OTTAWA — Finance Minister Chrystia Freeland drew a direct link between Canada’s economic and national security on Thursday, as she defended her government’s decision to declare a public order emergency to end the “Freedom Convoy” protests.
The assertion came in testimony to the Public Order Emergency Commission, where cabinet ministers have faced questions about the legal basis upon which they invoked the Emergencies Act in February to clear protesters from Ottawa and at several U.S. border crossings.
“I really do believe our security as a country is built on our economic security,” Freeland said. “And if our economic security is threatened, all of our security is threatened. And I think that’s true for us as a country. And it’s true for individuals.”
Yet while Freeland said the Liberal government’s decision to use the Emergencies Act was correct, she repeatedly refused to detail whether the purported economic harm being done by the protests formed the basis of the government’s decision — and if so, whether it was legal.
“I’m not a lawyer,” said Freeland, who also serves as Canada’s deputy prime minister. “I rely on the judgment of officials who advised us and on expert legal advice.”
That analysis remains the key missing piece as the commission enters the final days of public hearings exploring the government’s decision to invoke the act for the first time since it became law in 1988.
The Emergencies Act specifies that a public order emergency is one arising from a threat to Canada’s security, as defined in the Canadian Security Intelligence Service Act.
That definition includes espionage or sabotage of Canada’s interests, foreign influence, acts of serious violence against people or property with political, religious or ideological objectives, or the violent overthrow of the Canadian government.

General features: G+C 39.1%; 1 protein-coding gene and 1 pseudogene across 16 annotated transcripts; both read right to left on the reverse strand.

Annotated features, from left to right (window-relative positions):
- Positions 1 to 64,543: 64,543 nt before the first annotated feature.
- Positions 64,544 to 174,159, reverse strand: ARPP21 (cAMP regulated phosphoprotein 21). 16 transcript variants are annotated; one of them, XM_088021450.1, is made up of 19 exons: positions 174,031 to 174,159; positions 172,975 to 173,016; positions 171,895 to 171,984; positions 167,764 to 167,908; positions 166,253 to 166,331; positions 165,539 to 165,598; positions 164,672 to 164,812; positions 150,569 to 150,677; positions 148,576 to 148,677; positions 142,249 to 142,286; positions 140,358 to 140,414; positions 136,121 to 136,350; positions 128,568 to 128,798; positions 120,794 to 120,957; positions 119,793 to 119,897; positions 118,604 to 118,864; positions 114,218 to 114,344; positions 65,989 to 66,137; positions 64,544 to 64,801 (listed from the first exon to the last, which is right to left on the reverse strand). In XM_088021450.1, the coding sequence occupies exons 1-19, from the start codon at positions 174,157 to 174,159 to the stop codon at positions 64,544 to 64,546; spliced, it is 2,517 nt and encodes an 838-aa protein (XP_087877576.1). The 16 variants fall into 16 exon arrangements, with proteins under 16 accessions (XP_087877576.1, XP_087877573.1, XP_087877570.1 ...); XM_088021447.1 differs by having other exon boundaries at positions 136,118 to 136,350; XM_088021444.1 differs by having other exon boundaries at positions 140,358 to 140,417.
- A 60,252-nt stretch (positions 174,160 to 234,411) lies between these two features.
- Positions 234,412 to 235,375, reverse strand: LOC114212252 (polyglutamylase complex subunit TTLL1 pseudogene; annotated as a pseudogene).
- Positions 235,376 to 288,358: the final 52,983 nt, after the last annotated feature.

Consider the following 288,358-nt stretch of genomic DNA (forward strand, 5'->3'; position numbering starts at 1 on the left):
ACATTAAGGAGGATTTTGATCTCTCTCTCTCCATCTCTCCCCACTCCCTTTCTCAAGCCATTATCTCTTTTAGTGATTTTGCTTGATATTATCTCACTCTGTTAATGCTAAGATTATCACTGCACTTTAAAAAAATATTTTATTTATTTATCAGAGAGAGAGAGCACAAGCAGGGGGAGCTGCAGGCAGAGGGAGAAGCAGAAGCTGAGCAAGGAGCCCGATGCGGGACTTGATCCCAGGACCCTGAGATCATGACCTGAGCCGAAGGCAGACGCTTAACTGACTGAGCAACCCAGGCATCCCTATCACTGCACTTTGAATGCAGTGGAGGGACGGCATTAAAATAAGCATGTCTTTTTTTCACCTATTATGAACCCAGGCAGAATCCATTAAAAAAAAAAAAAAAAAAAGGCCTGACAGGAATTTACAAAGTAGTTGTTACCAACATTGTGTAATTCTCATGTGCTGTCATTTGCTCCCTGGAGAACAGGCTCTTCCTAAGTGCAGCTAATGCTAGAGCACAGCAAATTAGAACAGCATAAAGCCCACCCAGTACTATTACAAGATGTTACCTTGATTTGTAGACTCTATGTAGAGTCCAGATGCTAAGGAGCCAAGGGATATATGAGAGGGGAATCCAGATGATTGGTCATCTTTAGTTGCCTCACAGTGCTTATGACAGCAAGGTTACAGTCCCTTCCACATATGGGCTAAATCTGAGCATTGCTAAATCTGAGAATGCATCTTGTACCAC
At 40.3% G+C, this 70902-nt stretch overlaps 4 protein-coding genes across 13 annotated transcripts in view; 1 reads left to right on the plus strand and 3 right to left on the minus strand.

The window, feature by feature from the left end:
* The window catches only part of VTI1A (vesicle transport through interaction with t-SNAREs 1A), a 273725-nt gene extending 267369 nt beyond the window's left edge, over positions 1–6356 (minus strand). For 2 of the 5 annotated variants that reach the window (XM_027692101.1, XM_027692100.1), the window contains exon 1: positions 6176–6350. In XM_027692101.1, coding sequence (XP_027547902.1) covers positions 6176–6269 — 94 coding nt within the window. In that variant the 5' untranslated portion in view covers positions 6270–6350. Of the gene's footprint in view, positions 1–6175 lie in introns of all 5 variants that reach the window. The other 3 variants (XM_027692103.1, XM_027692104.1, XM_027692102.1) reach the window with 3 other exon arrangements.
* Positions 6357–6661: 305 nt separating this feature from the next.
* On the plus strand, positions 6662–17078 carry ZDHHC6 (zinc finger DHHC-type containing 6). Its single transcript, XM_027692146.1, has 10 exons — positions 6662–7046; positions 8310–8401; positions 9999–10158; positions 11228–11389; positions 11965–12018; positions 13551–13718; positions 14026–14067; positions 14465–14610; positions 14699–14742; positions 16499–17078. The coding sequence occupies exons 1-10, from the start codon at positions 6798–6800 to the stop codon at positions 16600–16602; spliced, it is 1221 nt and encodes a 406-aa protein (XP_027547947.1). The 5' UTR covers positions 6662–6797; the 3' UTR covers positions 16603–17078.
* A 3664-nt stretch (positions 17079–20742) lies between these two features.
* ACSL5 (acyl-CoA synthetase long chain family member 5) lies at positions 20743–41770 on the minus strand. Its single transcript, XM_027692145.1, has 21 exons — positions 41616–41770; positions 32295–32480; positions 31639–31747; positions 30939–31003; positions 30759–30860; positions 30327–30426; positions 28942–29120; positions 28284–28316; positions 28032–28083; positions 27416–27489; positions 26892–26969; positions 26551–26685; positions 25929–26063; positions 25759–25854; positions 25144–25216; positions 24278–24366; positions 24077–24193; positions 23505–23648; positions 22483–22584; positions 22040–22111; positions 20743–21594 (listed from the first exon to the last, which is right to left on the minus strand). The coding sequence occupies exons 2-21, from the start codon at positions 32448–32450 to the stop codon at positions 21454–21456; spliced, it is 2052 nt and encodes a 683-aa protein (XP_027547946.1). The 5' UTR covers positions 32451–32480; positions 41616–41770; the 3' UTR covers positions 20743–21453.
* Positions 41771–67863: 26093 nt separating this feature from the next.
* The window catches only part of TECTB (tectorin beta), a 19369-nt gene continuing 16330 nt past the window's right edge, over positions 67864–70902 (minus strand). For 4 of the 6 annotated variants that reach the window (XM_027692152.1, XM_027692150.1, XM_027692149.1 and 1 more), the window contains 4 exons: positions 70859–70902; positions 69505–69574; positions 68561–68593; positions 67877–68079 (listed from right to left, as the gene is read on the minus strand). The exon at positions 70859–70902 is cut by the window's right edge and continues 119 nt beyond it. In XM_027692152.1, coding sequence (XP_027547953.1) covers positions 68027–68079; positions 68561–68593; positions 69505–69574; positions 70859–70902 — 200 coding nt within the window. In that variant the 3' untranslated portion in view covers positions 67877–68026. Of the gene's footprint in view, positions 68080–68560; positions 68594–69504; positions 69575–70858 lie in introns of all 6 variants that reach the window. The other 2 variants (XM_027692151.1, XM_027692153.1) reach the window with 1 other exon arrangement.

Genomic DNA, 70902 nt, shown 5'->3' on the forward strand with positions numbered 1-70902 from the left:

But while the clerk of the Privy Council testified last week that the government took a wider interpretation, including threats to Canada’s economic security, the federal Liberals have refused to release the legal advice that formed the basis of their decision.
Freeland testified the protests coincided with a period of fragility for the Canadian economy, with supply chain challenges, American plans to exclude Canada from electric-vehicle incentives and the looming Russian invasion of Ukraine all causing uncertainty.
Freeland said initially, she didn’t involve herself in dealing with the protests, which started on Jan. 29 when thousands of people and hundreds of trucks gathered in downtown Ottawa to protest COVID-19 vaccine mandates and pandemic restrictions.
But when protesters blocked the Ambassador Bridge in Windsor, Ont., the busiest trade route between Canada and the U.S., she said: “From a finance, economic perspective, that escalated things exponentially. That’s what made it a hugely significant economic action.”
The White House was also concerned about the bridge blockade and the director of U.S. President Joe Biden’s national economic council, Brian Deese, made it clear to Freeland that the U.S. wanted Canada to get the situation under control.
The commission was shown an email exchange between Freeland, her chief of staff and deputy minister following a Feb. 10 call from Deese, where Freeland wrote: “They are very, very, very worried.”
She added: “If this is not sorted out in the next 12 hours, all of their northeastern car plants will shut down.”
Freeland had spent a lot of time trying to convince Deese in 2021 that the U.S. needed to create an exemption for electric-vehicle incentives that initially excluded Canada, the inquiry heard.
Part of her persuasion was making the point that Canada was a reliable trading partner — a reputation that Freeland testified was challenged once protesters began blockading bridge access.
“The longer it went on, the greater threat that the U.S. would lose faith in us and our trading relationship would be irreparably damaged,” she testified. “The longer it went on, the greater the threat that foreign investors would write off Canada.”